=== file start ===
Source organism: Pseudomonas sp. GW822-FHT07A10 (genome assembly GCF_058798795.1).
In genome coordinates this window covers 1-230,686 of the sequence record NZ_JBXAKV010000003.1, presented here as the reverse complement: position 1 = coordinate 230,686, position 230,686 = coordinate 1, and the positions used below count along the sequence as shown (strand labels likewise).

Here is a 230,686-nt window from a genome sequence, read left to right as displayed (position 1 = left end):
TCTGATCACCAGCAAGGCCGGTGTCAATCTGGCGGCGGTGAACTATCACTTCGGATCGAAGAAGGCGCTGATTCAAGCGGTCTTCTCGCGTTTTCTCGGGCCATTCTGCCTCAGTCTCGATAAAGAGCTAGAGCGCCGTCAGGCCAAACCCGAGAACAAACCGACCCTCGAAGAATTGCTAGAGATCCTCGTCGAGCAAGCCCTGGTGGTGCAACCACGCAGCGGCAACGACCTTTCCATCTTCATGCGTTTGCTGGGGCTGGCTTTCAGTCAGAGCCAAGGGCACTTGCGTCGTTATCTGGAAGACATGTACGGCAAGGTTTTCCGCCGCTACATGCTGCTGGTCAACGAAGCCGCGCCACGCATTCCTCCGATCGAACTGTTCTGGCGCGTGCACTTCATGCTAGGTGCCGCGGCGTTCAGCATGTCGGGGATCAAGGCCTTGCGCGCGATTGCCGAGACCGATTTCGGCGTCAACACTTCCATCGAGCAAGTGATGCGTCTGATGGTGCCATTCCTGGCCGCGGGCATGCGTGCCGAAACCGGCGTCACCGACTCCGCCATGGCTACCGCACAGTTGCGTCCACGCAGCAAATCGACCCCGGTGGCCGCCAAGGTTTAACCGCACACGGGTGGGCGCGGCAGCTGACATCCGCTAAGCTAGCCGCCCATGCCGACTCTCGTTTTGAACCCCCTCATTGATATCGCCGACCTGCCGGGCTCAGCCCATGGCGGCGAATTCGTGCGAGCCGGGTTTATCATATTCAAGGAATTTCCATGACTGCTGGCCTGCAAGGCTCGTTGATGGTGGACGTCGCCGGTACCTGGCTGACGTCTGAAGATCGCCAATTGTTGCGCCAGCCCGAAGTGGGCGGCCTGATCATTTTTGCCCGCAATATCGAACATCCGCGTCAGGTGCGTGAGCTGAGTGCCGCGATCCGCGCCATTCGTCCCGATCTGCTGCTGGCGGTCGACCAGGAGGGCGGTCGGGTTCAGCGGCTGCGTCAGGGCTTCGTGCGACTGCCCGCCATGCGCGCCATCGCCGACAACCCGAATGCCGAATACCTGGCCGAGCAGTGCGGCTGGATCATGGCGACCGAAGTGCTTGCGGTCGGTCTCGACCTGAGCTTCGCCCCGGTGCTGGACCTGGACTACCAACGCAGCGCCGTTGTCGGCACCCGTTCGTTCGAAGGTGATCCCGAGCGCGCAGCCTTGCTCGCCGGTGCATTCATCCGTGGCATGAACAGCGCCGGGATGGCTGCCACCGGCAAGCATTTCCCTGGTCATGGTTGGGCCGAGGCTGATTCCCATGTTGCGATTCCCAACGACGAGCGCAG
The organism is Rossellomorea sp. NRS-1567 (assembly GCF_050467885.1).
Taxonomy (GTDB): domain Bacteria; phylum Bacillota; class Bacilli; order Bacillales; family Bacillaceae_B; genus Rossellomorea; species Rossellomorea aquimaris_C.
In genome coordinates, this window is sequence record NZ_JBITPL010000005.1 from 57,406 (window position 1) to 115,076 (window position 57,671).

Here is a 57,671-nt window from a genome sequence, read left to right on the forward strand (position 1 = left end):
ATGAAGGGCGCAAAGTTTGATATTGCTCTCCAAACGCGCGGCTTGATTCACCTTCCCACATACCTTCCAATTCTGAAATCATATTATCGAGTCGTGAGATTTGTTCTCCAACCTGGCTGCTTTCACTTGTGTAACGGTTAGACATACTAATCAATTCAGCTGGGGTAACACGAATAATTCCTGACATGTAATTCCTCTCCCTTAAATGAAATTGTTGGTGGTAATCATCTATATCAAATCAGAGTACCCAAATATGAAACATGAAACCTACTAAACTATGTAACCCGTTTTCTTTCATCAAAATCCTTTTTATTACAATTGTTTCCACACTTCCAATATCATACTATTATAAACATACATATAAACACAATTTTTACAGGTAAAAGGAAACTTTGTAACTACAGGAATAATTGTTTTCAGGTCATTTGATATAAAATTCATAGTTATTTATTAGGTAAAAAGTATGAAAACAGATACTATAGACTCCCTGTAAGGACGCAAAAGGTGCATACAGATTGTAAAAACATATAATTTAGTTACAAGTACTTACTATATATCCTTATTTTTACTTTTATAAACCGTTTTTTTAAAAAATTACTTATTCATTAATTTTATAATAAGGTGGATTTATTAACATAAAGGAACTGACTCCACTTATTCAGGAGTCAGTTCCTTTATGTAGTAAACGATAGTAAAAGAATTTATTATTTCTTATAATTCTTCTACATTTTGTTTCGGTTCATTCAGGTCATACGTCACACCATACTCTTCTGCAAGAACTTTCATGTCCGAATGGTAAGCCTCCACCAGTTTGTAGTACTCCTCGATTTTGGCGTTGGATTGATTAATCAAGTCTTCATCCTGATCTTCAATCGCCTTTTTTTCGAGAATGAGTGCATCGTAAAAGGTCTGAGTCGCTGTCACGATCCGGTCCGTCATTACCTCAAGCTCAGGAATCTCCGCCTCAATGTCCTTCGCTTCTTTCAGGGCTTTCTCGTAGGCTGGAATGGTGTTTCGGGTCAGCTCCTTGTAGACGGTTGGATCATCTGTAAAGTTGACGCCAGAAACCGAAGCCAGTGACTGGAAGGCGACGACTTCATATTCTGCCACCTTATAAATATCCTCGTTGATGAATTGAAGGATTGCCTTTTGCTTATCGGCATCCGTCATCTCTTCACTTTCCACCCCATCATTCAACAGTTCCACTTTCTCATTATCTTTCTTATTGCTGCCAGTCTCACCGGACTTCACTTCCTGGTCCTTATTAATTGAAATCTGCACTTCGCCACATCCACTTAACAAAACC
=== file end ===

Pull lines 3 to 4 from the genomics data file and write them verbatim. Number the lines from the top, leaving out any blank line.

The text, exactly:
Here is a 230,686-nt window from a genome sequence, read left to right as displayed (position 1 = left end):
TCTGATCACCAGCAAGGCCGGTGTCAATCTGGCGGCGGTGAACTATCACTTCGGATCGAAGAAGGCGCTGATTCAAGCGGTCTTCTCGCGTTTTCTCGGGCCATTCTGCCTCAGTCTCGATAAAGAGCTAGAGCGCCGTCAGGCCAAACCCGAGAACAAACCGACCCTCGAAGAATTGCTAGAGATCCTCGTCGAGCAAGCCCTGGTGGTGCAACCACGCAGCGGCAACGACCTTTCCATCTTCATGCGTTTGCTGGGGCTGGCTTTCAGTCAGAGCCAAGGGCACTTGCGTCGTTATCTGGAAGACATGTACGGCAAGGTTTTCCGCCGCTACATGCTGCTGGTCAACGAAGCCGCGCCACGCATTCCTCCGATCGAACTGTTCTGGCGCGTGCACTTCATGCTAGGTGCCGCGGCGTTCAGCATGTCGGGGATCAAGGCCTTGCGCGCGATTGCCGAGACCGATTTCGGCGTCAACACTTCCATCGAGCAAGTGATGCGTCTGATGGTGCCATTCCTGGCCGCGGGCATGCGTGCCGAAACCGGCGTCACCGACTCCGCCATGGCTACCGCACAGTTGCGTCCACGCAGCAAATCGACCCCGGTGGCCGCCAAGGTTTAACCGCACACGGGTGGGCGCGGCAGCTGACATCCGCTAAGCTAGCCGCCCATGCCGACTCTCGTTTTGAACCCCCTCATTGATATCGCCGACCTGCCGGGCTCAGCCCATGGCGGCGAATTCGTGCGAGCCGGGTTTATCATATTCAAGGAATTTCCATGACTGCTGGCCTGCAAGGCTCGTTGATGGTGGACGTCGCCGGTACCTGGCTGACGTCTGAAGATCGCCAATTGTTGCGCCAGCCCGAAGTGGGCGGCCTGATCATTTTTGCCCGCAATATCGAACATCCGCGTCAGGTGCGTGAGCTGAGTGCCGCGATCCGCGCCATTCGTCCCGATCTGCTGCTGGCGGTCGACCAGGAGGGCGGTCGGGTTCAGCGGCTGCGTCAGGGCTTCGTGCGACTGCCCGCCATGCGCGCCATCGCCGACAACCCGAATGCCGAATACCTGGCCGAGCAGTGCGGCTGGATCATGGCGACCGAAGTGCTTGCGGTCGGTCTCGACCTGAGCTTCGCCCCGGTGCTGGACCTGGACTACCAACGCAGCGCCGTTGTCGGCACCCGTTCGTTCGAAGGTGATCCCGAGCGCGCAGCCTTGCTCGCCGGTGCATTCATCCGTGGCATGAACAGCGCCGGGATGGCTGCCACCGGCAAGCATTTCCCTGGTCATGGTTGGGCCGAGGCTGATTCCCATGTTGCGATTCCCAACGACGAGCGCAG